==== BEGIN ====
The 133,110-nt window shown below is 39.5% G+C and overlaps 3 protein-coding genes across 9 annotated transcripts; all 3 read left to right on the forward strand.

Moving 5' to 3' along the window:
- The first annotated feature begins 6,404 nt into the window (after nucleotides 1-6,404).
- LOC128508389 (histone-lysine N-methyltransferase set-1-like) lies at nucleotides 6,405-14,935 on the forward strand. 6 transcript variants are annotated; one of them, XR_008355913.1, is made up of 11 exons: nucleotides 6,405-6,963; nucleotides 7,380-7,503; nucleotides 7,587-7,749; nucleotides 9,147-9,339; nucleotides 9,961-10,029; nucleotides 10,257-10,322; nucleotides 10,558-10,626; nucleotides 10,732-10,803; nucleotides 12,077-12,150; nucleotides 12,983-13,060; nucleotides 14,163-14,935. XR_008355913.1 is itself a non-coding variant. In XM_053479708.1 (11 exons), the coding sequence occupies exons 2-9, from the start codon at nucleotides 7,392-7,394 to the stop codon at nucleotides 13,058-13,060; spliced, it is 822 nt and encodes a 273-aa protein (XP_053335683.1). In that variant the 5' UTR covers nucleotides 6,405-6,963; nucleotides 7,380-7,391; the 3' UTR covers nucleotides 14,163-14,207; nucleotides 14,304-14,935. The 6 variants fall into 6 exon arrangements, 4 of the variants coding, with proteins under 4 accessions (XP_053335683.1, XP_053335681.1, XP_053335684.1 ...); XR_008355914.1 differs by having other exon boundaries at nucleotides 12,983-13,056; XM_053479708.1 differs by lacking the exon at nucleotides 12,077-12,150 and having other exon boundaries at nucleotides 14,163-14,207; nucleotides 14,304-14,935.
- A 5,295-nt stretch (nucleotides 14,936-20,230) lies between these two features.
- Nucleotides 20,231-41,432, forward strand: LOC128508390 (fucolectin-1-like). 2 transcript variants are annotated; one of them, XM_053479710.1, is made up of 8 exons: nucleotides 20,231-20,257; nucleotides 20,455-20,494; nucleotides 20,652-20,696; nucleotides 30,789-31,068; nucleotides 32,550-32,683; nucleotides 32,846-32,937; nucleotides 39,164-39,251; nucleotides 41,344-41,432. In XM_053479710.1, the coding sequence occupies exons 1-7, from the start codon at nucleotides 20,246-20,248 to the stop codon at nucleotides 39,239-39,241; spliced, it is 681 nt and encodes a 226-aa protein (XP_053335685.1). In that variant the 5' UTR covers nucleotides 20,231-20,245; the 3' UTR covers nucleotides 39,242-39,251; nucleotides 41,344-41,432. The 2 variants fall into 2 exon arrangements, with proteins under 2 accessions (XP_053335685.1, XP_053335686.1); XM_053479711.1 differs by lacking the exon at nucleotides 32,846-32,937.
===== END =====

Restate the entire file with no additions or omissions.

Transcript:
The 133,110-nt window shown below is 39.5% G+C and overlaps 3 protein-coding genes across 9 annotated transcripts; all 3 read left to right on the forward strand.

Moving 5' to 3' along the window:
- The first annotated feature begins 6,404 nt into the window (after nucleotides 1-6,404).
- LOC128508389 (histone-lysine N-methyltransferase set-1-like) lies at nucleotides 6,405-14,935 on the forward strand. 6 transcript variants are annotated; one of them, XR_008355913.1, is made up of 11 exons: nucleotides 6,405-6,963; nucleotides 7,380-7,503; nucleotides 7,587-7,749; nucleotides 9,147-9,339; nucleotides 9,961-10,029; nucleotides 10,257-10,322; nucleotides 10,558-10,626; nucleotides 10,732-10,803; nucleotides 12,077-12,150; nucleotides 12,983-13,060; nucleotides 14,163-14,935. XR_008355913.1 is itself a non-coding variant. In XM_053479708.1 (11 exons), the coding sequence occupies exons 2-9, from the start codon at nucleotides 7,392-7,394 to the stop codon at nucleotides 13,058-13,060; spliced, it is 822 nt and encodes a 273-aa protein (XP_053335683.1). In that variant the 5' UTR covers nucleotides 6,405-6,963; nucleotides 7,380-7,391; the 3' UTR covers nucleotides 14,163-14,207; nucleotides 14,304-14,935. The 6 variants fall into 6 exon arrangements, 4 of the variants coding, with proteins under 4 accessions (XP_053335683.1, XP_053335681.1, XP_053335684.1 ...); XR_008355914.1 differs by having other exon boundaries at nucleotides 12,983-13,056; XM_053479708.1 differs by lacking the exon at nucleotides 12,077-12,150 and having other exon boundaries at nucleotides 14,163-14,207; nucleotides 14,304-14,935.
- A 5,295-nt stretch (nucleotides 14,936-20,230) lies between these two features.
- Nucleotides 20,231-41,432, forward strand: LOC128508390 (fucolectin-1-like). 2 transcript variants are annotated; one of them, XM_053479710.1, is made up of 8 exons: nucleotides 20,231-20,257; nucleotides 20,455-20,494; nucleotides 20,652-20,696; nucleotides 30,789-31,068; nucleotides 32,550-32,683; nucleotides 32,846-32,937; nucleotides 39,164-39,251; nucleotides 41,344-41,432. In XM_053479710.1, the coding sequence occupies exons 1-7, from the start codon at nucleotides 20,246-20,248 to the stop codon at nucleotides 39,239-39,241; spliced, it is 681 nt and encodes a 226-aa protein (XP_053335685.1). In that variant the 5' UTR covers nucleotides 20,231-20,245; the 3' UTR covers nucleotides 39,242-39,251; nucleotides 41,344-41,432. The 2 variants fall into 2 exon arrangements, with proteins under 2 accessions (XP_053335685.1, XP_053335686.1); XM_053479711.1 differs by lacking the exon at nucleotides 32,846-32,937.